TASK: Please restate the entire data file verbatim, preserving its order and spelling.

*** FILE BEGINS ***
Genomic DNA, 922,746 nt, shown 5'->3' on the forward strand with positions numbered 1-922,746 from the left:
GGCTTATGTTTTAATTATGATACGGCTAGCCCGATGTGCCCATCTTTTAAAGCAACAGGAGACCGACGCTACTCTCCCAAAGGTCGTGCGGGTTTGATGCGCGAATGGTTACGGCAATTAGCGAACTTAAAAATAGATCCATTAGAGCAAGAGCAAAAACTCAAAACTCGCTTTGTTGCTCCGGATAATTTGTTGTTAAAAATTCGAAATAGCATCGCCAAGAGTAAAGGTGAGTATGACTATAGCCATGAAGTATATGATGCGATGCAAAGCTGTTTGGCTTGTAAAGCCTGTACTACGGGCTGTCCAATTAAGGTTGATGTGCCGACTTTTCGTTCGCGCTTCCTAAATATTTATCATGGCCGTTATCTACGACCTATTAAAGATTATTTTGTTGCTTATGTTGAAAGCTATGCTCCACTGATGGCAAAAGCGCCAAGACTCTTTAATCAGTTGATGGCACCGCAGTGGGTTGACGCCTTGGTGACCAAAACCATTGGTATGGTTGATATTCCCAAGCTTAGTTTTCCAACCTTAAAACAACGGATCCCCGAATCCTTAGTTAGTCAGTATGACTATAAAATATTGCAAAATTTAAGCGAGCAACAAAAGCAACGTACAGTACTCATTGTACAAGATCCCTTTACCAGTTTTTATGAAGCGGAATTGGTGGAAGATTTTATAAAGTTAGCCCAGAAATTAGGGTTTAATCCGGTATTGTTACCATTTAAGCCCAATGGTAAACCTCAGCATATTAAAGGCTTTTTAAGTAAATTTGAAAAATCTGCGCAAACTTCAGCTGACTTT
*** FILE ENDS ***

Genomic DNA, 922,746 nt, shown 5'->3' on the forward strand with positions numbered 1-922,746 from the left:
GGCTTATGTTTTAATTATGATACGGCTAGCCCGATGTGCCCATCTTTTAAAGCAACAGGAGACCGACGCTACTCTCCCAAAGGTCGTGCGGGTTTGATGCGCGAATGGTTACGGCAATTAGCGAACTTAAAAATAGATCCATTAGAGCAAGAGCAAAAACTCAAAACTCGCTTTGTTGCTCCGGATAATTTGTTGTTAAAAATTCGAAATAGCATCGCCAAGAGTAAAGGTGAGTATGACTATAGCCATGAAGTATATGATGCGATGCAAAGCTGTTTGGCTTGTAAAGCCTGTACTACGGGCTGTCCAATTAAGGTTGATGTGCCGACTTTTCGTTCGCGCTTCCTAAATATTTATCATGGCCGTTATCTACGACCTATTAAAGATTATTTTGTTGCTTATGTTGAAAGCTATGCTCCACTGATGGCAAAAGCGCCAAGACTCTTTAATCAGTTGATGGCACCGCAGTGGGTTGACGCCTTGGTGACCAAAACCATTGGTATGGTTGATATTCCCAAGCTTAGTTTTCCAACCTTAAAACAACGGATCCCCGAATCCTTAGTTAGTCAGTATGACTATAAAATATTGCAAAATTTAAGCGAGCAACAAAAGCAACGTACAGTACTCATTGTACAAGATCCCTTTACCAGTTTTTATGAAGCGGAATTGGTGGAAGATTTTATAAAGTTAGCCCAGAAATTAGGGTTTAATCCGGTATTGTTACCATTTAAGCCCAATGGTAAACCTCAGCATATTAAAGGCTTTTTAAGTAAATTTGAAAAATCTGCGCAAACTTCAGCTGACTTT